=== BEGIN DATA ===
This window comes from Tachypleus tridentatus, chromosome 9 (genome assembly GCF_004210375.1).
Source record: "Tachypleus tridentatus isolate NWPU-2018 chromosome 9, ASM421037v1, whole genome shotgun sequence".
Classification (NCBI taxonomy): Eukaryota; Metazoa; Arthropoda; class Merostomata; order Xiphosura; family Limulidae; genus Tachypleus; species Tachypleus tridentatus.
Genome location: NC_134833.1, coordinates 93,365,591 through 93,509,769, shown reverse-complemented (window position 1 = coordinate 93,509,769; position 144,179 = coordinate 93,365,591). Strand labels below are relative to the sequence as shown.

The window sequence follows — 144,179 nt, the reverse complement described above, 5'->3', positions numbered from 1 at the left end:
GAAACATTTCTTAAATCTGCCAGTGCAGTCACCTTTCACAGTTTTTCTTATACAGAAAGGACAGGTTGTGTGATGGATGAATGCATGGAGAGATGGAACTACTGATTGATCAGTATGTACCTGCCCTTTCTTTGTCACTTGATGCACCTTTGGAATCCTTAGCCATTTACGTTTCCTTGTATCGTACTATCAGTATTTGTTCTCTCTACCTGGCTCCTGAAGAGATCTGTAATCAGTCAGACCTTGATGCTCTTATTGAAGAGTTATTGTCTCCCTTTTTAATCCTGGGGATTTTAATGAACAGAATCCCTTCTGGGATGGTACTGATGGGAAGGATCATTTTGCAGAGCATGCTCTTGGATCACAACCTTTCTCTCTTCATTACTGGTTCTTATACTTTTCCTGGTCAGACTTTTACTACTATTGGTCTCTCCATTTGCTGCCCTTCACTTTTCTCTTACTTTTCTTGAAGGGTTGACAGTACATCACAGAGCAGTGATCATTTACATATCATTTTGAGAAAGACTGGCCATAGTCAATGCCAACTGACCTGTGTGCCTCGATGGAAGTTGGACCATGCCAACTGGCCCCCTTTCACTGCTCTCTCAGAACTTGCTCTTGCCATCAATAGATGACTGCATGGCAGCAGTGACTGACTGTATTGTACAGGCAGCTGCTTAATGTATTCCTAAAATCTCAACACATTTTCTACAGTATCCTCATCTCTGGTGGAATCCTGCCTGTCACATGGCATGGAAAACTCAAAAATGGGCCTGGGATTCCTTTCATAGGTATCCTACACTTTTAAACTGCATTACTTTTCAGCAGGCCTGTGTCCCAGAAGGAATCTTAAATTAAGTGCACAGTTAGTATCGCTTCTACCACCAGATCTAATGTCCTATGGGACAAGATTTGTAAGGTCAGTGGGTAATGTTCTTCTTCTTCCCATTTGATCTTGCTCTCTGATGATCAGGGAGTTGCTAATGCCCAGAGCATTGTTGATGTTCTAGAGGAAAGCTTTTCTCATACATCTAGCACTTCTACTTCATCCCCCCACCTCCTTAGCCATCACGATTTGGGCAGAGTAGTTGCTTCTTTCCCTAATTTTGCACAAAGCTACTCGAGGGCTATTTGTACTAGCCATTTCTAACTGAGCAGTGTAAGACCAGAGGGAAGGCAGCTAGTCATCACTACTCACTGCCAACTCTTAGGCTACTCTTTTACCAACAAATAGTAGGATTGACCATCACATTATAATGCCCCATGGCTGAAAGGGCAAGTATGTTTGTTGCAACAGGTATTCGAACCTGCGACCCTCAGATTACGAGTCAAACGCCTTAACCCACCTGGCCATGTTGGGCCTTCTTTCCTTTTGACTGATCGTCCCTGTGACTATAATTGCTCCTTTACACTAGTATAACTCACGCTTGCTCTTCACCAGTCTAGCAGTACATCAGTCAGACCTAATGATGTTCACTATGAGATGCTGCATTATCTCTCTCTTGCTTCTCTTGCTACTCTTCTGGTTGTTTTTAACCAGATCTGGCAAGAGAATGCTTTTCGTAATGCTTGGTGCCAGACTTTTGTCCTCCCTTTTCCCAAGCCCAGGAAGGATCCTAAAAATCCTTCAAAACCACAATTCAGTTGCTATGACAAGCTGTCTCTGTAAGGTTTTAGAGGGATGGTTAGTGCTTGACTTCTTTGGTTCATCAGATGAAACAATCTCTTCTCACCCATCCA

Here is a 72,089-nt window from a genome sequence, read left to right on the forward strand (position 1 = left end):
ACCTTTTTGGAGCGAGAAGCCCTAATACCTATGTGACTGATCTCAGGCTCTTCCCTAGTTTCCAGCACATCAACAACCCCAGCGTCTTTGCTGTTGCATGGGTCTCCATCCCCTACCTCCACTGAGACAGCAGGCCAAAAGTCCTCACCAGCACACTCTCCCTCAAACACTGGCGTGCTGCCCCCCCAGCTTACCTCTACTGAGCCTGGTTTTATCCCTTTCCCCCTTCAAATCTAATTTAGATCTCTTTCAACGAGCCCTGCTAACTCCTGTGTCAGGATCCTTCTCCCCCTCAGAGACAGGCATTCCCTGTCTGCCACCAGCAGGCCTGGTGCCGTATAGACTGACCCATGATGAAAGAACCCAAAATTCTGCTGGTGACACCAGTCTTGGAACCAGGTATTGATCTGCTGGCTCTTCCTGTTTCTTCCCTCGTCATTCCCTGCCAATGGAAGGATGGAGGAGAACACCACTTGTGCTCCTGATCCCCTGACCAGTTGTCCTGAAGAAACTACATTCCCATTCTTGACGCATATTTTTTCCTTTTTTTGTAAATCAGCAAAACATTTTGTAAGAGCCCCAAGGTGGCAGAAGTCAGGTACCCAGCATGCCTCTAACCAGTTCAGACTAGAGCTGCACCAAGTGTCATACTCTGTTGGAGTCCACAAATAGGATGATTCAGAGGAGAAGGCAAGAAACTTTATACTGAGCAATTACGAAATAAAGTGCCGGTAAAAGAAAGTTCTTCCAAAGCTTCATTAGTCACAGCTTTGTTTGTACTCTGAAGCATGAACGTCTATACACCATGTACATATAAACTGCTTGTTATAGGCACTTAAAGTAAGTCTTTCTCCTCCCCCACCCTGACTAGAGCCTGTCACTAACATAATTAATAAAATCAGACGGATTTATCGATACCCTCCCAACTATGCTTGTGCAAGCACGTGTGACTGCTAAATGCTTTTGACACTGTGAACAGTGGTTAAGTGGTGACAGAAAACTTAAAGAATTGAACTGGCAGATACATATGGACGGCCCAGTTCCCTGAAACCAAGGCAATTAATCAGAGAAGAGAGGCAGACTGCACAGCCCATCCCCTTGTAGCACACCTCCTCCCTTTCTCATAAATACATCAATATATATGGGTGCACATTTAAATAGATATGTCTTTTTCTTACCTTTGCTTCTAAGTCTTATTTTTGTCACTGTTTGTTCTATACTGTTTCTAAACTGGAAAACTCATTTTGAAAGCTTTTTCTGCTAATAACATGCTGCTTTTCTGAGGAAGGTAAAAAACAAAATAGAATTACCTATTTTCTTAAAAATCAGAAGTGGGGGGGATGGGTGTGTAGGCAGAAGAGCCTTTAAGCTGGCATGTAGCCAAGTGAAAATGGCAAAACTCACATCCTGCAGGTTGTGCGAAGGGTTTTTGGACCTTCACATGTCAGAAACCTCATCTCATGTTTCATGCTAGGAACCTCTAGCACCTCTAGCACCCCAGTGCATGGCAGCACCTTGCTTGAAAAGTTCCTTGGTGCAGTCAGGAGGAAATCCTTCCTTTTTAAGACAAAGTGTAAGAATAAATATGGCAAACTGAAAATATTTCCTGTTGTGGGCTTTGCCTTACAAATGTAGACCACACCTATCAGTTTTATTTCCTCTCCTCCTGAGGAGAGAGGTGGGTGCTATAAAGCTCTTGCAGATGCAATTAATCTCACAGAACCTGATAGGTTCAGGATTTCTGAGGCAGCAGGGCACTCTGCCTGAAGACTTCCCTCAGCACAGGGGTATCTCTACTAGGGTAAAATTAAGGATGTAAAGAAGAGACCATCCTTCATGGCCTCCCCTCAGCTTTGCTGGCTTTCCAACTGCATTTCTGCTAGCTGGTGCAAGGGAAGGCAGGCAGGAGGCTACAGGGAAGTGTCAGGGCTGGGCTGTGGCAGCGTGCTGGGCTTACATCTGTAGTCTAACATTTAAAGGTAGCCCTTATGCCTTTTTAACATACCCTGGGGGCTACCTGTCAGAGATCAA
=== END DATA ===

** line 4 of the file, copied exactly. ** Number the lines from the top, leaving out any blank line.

Genome location: NC_134833.1, coordinates 93,365,591 through 93,509,769, shown reverse-complemented (window position 1 = coordinate 93,509,769; position 144,179 = coordinate 93,365,591). Strand labels below are relative to the sequence as shown.